Even though the language I am most comfortable with is English, my first language was French. I spoke my first English words when I was 9 years old, and to this day, I still remember those first words. We had moved from Alma, Quebec to Ontario and didn't yet have a place to live. So my parents rented a room at the Sleepy Time Motel in St. Thomas, Ontario, where we stayed for a couple of weeks. The motel was just on the outskirts of town. Just a short walk down from the motel was a chip wagon selling hamburgers, fries, hot dogs, and so on. I wanted a hot dog, so I asked my Dad for some money and the English words I would need to ask for my treat. I practiced that line over and over again, reciting it out loud and in my head as I walked toward the chip wagon. Those words, "I want a hot dog with everything on it" still echo through my mind to this day.
Those types of early language memories can be powerful. Consequently, there are still a lot of French idiomatic expressions floating around in my head. I still occasionally say "Close the light" instead of "turn off the light". Which brings me to Lent.
This is the time of year when Christians give up something they really, really like for reasons they don't actually understand but are told they should from childhood and into adulthood. For most people, it's seen more as an endurance contest, to see whether they can make it 40 days without taking a drink of alcohol or eating bacon double cheeseburgers. Kids are started on this road by suggesting they give up chocolate or Saturday morning cartoons. It's a last man standing game where the person who retains their sanity after having gone without, oh, let's say bacon, is the winner. Sure, there's a religious component there. Lent is about, uh, well, you know, some churchy thing. Oh, here . . . let me Google if for you.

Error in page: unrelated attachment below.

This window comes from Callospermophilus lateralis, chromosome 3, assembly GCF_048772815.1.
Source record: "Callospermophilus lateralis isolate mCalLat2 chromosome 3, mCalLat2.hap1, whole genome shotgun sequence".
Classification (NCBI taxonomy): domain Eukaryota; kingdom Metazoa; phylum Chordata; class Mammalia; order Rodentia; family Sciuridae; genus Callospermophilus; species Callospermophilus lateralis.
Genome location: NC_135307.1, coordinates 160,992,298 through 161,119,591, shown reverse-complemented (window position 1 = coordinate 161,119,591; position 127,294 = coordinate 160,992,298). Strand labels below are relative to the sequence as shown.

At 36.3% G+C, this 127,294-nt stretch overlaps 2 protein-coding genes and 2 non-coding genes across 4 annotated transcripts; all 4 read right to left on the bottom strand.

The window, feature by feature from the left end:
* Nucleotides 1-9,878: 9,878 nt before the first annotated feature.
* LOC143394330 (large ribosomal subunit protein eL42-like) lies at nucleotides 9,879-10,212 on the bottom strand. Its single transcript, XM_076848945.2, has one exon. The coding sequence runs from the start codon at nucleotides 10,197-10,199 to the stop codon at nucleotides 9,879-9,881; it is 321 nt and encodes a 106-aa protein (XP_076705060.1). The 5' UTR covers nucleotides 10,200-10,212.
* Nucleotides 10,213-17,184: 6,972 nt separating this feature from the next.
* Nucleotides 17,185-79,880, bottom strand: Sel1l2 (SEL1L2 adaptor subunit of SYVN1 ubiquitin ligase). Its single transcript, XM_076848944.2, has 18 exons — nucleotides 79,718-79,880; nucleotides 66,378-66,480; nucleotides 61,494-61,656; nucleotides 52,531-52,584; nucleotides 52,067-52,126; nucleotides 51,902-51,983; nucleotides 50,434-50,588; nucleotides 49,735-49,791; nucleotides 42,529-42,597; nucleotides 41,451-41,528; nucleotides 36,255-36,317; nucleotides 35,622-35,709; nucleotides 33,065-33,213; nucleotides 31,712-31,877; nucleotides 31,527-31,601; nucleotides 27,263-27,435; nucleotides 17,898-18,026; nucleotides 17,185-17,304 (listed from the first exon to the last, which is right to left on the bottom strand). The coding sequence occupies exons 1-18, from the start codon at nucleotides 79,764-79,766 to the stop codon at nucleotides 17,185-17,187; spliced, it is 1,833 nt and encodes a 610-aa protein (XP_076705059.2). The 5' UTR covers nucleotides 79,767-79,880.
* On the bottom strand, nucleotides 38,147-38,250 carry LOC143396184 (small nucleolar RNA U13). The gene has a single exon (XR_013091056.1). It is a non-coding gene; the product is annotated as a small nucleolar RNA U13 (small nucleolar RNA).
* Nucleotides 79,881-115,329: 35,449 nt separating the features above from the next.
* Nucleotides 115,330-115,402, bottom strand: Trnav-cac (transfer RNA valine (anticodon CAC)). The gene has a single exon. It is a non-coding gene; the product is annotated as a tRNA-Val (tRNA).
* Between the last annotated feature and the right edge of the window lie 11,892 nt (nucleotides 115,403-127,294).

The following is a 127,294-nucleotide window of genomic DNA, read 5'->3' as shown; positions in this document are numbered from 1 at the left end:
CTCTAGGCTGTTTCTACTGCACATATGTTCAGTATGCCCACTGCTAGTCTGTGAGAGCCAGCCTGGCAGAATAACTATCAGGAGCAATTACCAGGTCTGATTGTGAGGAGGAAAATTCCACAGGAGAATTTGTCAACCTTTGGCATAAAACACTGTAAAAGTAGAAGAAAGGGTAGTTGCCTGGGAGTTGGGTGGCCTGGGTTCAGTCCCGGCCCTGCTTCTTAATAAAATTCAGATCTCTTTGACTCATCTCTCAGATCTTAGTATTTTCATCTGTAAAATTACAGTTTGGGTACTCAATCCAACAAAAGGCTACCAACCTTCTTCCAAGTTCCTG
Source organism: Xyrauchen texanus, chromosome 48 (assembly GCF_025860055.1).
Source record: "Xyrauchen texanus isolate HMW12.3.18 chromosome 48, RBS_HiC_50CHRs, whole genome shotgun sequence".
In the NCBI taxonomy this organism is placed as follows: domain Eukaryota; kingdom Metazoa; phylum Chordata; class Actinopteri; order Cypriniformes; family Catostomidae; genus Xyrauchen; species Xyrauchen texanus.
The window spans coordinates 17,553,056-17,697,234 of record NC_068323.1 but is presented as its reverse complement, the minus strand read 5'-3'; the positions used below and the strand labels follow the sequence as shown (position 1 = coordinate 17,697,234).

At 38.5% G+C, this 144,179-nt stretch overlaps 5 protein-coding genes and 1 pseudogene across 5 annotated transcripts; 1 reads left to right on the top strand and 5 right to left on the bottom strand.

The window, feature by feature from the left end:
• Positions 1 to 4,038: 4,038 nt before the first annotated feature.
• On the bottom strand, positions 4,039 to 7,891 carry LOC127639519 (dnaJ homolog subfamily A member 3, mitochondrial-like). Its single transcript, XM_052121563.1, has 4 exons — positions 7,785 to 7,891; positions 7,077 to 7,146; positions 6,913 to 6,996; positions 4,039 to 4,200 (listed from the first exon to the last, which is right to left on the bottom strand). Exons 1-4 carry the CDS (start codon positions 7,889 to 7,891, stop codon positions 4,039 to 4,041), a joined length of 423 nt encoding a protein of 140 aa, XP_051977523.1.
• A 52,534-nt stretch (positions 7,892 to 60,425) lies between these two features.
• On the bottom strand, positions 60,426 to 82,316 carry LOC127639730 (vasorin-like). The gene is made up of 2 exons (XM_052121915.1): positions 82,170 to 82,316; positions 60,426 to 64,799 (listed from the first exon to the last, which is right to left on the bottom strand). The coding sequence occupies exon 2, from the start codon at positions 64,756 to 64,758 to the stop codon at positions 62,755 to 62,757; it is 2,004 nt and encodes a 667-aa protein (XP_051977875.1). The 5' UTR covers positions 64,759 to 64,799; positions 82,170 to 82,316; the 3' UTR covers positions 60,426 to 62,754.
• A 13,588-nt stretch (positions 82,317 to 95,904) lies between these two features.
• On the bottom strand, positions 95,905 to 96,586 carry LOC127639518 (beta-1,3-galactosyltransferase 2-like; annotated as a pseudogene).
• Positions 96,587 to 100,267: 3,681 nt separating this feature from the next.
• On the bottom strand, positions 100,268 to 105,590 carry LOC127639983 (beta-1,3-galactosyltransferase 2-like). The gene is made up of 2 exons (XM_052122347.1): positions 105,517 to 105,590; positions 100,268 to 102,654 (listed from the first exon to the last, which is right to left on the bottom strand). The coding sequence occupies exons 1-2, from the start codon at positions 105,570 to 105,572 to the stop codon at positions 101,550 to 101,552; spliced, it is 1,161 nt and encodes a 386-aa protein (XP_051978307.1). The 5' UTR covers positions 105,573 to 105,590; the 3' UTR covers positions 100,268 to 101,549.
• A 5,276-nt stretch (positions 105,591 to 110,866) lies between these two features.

What, you ask, does all this Lent stuff have to do with speaking French? Well, in my mind, I see "lent" which is the French word meaning "slow". Lent is that 40 day period when you are frankly sick to death of winter and you are barely hanging on waiting for the days to get longer and the weather to get warmer. Right around the time of Lent, or lent, if you will, time seems to move so slowly that pulling out your own fingernails starts to seem like an interesting passtime.
Interestingly enough, for those who practice the religious ritual of Lent, the meaning is often the same. It's a long, painful, and s-l-o-w 40 days while you wait, barely hanging on, for the taste of an ice cold beer. Or chocolate. Or bacon.
Or a hot dog with everything on it.